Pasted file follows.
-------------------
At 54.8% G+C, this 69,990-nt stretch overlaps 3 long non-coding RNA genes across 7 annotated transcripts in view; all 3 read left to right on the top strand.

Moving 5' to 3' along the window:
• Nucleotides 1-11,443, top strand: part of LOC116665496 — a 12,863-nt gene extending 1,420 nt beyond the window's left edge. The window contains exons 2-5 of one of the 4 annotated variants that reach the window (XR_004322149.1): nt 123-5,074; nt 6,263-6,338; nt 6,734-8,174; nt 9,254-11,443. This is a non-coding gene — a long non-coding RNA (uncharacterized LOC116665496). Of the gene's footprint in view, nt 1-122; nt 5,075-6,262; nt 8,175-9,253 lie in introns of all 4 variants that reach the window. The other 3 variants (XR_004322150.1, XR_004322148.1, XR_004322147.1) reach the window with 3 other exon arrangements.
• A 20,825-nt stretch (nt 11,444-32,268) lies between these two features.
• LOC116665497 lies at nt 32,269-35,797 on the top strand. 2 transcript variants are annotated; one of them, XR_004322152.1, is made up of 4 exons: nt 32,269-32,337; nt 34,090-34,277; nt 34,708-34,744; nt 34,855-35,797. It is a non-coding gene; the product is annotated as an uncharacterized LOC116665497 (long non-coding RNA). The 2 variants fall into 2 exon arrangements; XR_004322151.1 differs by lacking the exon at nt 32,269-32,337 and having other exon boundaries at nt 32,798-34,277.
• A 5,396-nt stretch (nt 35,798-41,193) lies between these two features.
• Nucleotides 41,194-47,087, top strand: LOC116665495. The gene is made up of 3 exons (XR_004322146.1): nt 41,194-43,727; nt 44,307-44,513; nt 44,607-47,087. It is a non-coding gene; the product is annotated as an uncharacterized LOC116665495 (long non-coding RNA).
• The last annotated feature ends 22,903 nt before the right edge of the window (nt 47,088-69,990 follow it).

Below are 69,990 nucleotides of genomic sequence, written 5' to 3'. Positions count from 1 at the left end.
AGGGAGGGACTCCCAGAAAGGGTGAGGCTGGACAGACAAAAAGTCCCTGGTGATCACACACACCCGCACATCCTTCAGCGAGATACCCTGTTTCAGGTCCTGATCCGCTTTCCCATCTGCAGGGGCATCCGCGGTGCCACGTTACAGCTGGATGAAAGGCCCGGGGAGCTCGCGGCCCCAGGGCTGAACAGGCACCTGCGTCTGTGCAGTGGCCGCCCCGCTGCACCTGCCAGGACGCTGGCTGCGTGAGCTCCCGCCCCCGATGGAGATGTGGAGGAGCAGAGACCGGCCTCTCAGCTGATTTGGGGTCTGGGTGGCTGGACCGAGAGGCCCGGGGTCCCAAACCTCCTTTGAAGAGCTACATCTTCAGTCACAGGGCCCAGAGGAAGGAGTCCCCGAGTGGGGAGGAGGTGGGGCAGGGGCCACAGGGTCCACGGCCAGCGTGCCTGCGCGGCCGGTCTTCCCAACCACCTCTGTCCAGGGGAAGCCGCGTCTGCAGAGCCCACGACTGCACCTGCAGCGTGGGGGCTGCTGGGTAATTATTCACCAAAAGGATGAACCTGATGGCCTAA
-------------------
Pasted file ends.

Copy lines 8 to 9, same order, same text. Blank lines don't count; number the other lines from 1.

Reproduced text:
• The last annotated feature ends 22,903 nt before the right edge of the window (nt 47,088-69,990 follow it).

Below are 69,990 nucleotides of genomic sequence, written 5' to 3'. Positions count from 1 at the left end.